Canada: university president to take go away amid controversy around Indigenous ancestry declare

The president of a Canadian college has apologized and is using a leave of absence immediately after allegations that she falsely claimed to be Indigenous, in the latest high-profile case of obvious cultural identification fraud.

Vianne Timmons, who is president of Memorial University of Newfoundland, reported that she would be using a six-week leave right after the Canadian Broadcasting Corporation (CBC) released a report past week questioning her statements that her father’s good-excellent-grandmother was Mi’kmaq.

“While I have shared that I am not Mi’kmaq and I do not declare an Indigenous identification, inquiries about my intentions in determining my Indigenous ancestry and no matter whether I have benefitted from sharing my understanding of my family’s history have sparked critical conversations on and over and above our campus,” she stated in a assertion on Monday.

Timmons mentioned she “sincerely regrets any damage or confusion” and that she “deeply apologies to these impacted”.

The incident is the newest in a string of events involving popular figures who have been accused of overstating their statements to an Indigenous identity, prompting refreshing discussion about who can make these types of claims – and no matter if elaborations and falsehoods really should be taken care of as fraud.

Although Timmons informed the CBC that she experienced not claimed to be Indigenous, she experienced shown membership with the Bras d’Or Mi’kmaq 1st Nation in Nova Scotia, which is not recognized by other Indigenous teams or by the federal authorities. She also approved an award in 2019 from Indspire, an Indigenous-led charity, which on Tuesday nonetheless shown her as Mi’kmaq on its internet site.

When Dr Megan Scribe, an assistant professor in sociology at Toronto Metropolitan University, noticed Timmons’ statements, she reported her initially considered was: “Oh no, once again?”

“Even immediately after finding out some of the circumstantial facts … it all starts to blur. Because there have been so numerous confirmed and likely circumstances of id fraud at universities in the last yr,” said Scribe, who is Ininiw from the Norway Property Cree Country and the training director for the Yellowhead Institute, an Indigenous-led investigate and training middle based mostly at the university.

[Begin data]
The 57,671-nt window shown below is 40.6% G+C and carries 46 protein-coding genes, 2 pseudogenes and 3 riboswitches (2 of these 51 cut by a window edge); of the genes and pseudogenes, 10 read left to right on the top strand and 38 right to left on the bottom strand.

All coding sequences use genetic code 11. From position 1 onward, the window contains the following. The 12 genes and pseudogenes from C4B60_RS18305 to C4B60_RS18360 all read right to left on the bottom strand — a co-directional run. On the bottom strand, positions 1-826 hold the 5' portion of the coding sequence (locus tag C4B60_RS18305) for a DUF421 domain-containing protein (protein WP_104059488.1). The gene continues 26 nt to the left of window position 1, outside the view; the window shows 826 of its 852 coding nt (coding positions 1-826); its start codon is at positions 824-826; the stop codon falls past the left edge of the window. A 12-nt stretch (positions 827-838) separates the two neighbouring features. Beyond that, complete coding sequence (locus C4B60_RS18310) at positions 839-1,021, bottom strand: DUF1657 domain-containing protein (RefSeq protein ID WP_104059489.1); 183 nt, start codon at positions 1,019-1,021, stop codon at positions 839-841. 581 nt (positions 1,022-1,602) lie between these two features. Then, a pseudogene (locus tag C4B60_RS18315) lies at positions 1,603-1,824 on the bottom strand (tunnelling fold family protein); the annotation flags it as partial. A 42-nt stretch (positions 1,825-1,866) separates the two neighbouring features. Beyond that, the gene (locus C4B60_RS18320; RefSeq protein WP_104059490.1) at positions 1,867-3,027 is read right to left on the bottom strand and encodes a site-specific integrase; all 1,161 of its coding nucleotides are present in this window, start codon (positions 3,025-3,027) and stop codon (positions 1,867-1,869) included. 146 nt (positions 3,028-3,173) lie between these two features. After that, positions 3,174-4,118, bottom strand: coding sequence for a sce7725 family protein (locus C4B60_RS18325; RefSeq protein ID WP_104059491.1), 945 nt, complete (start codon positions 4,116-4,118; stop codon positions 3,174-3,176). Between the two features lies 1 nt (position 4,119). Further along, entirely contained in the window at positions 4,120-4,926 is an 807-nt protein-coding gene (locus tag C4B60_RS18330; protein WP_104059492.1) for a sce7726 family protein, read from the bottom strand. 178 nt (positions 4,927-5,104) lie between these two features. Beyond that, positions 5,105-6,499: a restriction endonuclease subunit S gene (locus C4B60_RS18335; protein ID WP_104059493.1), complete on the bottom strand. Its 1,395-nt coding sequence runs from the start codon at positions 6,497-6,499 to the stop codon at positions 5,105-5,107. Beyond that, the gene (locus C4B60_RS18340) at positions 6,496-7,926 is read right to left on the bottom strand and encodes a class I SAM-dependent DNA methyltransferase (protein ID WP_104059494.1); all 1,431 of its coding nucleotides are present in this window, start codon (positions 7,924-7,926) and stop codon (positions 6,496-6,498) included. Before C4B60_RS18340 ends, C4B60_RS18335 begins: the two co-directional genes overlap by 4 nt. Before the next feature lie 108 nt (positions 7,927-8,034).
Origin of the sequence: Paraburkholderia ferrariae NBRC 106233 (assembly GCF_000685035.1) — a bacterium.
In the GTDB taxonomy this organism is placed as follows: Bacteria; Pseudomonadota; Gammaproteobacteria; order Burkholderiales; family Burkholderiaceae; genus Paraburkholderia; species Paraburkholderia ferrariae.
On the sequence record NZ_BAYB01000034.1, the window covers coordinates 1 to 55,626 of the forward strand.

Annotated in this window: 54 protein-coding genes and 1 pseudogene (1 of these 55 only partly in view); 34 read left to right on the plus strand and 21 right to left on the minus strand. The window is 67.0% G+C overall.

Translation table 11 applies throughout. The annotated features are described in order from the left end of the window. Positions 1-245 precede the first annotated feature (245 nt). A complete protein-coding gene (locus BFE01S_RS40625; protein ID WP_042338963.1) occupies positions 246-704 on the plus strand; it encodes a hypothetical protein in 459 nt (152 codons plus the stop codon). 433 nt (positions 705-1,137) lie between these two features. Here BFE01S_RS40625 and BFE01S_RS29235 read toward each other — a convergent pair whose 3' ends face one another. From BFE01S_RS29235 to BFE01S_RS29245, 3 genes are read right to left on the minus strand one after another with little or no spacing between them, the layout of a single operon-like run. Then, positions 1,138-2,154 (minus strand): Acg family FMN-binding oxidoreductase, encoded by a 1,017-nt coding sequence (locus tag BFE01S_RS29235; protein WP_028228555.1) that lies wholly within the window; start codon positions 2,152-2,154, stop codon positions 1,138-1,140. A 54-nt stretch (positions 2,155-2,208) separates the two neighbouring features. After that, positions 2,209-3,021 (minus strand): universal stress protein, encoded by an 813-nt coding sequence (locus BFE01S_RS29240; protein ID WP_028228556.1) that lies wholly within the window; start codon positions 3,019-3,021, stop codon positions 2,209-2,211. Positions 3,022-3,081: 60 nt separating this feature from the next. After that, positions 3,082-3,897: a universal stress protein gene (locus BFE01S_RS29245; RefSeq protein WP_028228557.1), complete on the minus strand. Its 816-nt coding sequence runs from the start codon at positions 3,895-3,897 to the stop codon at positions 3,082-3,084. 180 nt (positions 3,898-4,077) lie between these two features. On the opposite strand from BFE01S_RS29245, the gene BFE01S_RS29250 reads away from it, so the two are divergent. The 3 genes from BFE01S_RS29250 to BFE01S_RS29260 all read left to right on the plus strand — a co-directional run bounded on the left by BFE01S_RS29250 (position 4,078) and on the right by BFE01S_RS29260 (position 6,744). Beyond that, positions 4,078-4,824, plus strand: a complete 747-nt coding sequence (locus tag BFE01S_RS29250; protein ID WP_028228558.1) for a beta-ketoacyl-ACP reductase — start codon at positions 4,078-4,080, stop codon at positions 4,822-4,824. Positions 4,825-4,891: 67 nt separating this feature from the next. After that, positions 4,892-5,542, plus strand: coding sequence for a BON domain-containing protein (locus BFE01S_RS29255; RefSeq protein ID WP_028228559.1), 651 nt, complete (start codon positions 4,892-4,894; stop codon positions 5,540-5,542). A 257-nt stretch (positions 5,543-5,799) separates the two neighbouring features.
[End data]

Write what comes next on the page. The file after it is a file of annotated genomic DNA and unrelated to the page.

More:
Other latest conditions include Carrie Bourassa, a former professor at the College of Saskatchewan, who was suspended after her promises to numerous Indigenous identities have been challenged. She resigned from the university in 2022.

In October, the CBC posted an investigation into Mary Ellen Turpel-Lafond, a previous judge and then professor at the College of British Columbia, about discrepancies in her statements to Indigenous heritage.

At the time, Turpel-Lafond said that she had reliable her father’s account of getting Cree heritage. Some of Turpel-Lafond’s honorary degrees have been revoked, and she not too long ago advised the Canadian Press that it was “liberating” to be freed of the honours, as it allowed her to “focus on what truly matters in her lifestyle.” She cautioned that “trial by media is rampant” and could lead to “wrongful convictions”.

And in 2021, Queen’s University in Kingston, Ontario, confronted a backlash immediately after reviews emerged that cast doubt on the Indigenous identification of many faculty customers. The following yr, a 32-web site report by Indigenous teachers referred to as on the university to apologize and build a system to validate Indigenous identities.

Considering the fact that colonization started, white Canadians have usually pretended to be Indigenous, from white men and women dressed as Indigenous “performers” at 20th-century fairs to Canadian summer season camps the place small children were being advised to pretend to be Indigenous as an factor of “play”.

Scribe stated that falsely declaring Indigenous heritage remains “an emerging feature of settler colonialism” and is “now using root in our society in a a lot more structural, systemic way”.

“It’s a characteristic of colonialism that will allow settlers to legitimize their claim to these territories,” she explained.

As a lot more conditions emerged, establishments have produced missteps in addressing issues. And it’s usually fallen on Indigenous individuals to guidebook universities in producing transform.

But efforts to look into allegedly fraudulent claims aren’t without risk: in January 2021, Michelle Latimer, a film-maker, sued CBC journalists, most of whom have been Indigenous, after they probed her heritage. The lawsuit was dropped in 2021.

In 2022 attorney Jean Teillet, who specializes in Indigenous legal rights law, wrote an considerable report for the University of Saskatchewan that examined Indigenous id fraud.

It included the background of this style of fraud and solutions used, which include the reliance on embellished or concocted individual stories, DNA tests, and the “grooming” Indigenous elders by employing manipulation to give legitimacy to claims of Indigenous id.

Teillet called on universities to far better handle these types of issues, and cultivate far better associations with Indigenous peoples.

“It is critical to create far more meaningful and near interactions with Indigenous peoples, and not just with respect to the partnerships important for identification verification,” she mentioned.

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